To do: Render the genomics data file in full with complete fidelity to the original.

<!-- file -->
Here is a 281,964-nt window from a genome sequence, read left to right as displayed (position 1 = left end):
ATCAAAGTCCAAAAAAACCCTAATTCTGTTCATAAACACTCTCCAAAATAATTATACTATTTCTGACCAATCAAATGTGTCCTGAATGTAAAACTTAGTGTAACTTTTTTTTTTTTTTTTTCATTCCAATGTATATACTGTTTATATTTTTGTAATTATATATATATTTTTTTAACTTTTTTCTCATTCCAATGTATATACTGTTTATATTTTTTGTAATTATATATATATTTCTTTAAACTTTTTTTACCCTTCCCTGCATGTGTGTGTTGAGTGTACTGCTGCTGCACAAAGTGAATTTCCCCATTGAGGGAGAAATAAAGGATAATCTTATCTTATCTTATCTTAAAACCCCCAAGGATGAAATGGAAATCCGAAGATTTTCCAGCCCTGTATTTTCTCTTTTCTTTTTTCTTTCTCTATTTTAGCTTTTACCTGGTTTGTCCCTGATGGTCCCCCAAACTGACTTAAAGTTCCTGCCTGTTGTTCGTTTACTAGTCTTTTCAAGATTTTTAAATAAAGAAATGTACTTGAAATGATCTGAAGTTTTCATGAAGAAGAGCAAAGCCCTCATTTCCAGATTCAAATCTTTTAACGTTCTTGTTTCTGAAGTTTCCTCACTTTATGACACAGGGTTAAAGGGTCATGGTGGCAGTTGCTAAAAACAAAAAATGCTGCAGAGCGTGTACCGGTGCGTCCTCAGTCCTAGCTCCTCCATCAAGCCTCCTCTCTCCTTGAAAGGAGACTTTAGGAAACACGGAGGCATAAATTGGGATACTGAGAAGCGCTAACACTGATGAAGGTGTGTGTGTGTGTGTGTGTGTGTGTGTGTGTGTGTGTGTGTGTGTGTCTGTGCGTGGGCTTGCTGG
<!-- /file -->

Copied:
Here is a 281,964-nt window from a genome sequence, read left to right as displayed (position 1 = left end):
ATCAAAGTCCAAAAAAACCCTAATTCTGTTCATAAACACTCTCCAAAATAATTATACTATTTCTGACCAATCAAATGTGTCCTGAATGTAAAACTTAGTGTAACTTTTTTTTTTTTTTTTTCATTCCAATGTATATACTGTTTATATTTTTGTAATTATATATATATTTTTTTAACTTTTTTCTCATTCCAATGTATATACTGTTTATATTTTTTGTAATTATATATATATTTCTTTAAACTTTTTTTACCCTTCCCTGCATGTGTGTGTTGAGTGTACTGCTGCTGCACAAAGTGAATTTCCCCATTGAGGGAGAAATAAAGGATAATCTTATCTTATCTTATCTTAAAACCCCCAAGGATGAAATGGAAATCCGAAGATTTTCCAGCCCTGTATTTTCTCTTTTCTTTTTTCTTTCTCTATTTTAGCTTTTACCTGGTTTGTCCCTGATGGTCCCCCAAACTGACTTAAAGTTCCTGCCTGTTGTTCGTTTACTAGTCTTTTCAAGATTTTTAAATAAAGAAATGTACTTGAAATGATCTGAAGTTTTCATGAAGAAGAGCAAAGCCCTCATTTCCAGATTCAAATCTTTTAACGTTCTTGTTTCTGAAGTTTCCTCACTTTATGACACAGGGTTAAAGGGTCATGGTGGCAGTTGCTAAAAACAAAAAATGCTGCAGAGCGTGTACCGGTGCGTCCTCAGTCCTAGCTCCTCCATCAAGCCTCCTCTCTCCTTGAAAGGAGACTTTAGGAAACACGGAGGCATAAATTGGGATACTGAGAAGCGCTAACACTGATGAAGGTGTGTGTGTGTGTGTGTGTGTGTGTGTGTGTGTGTGTGTGTGTGTGTCTGTGCGTGGGCTTGCTGG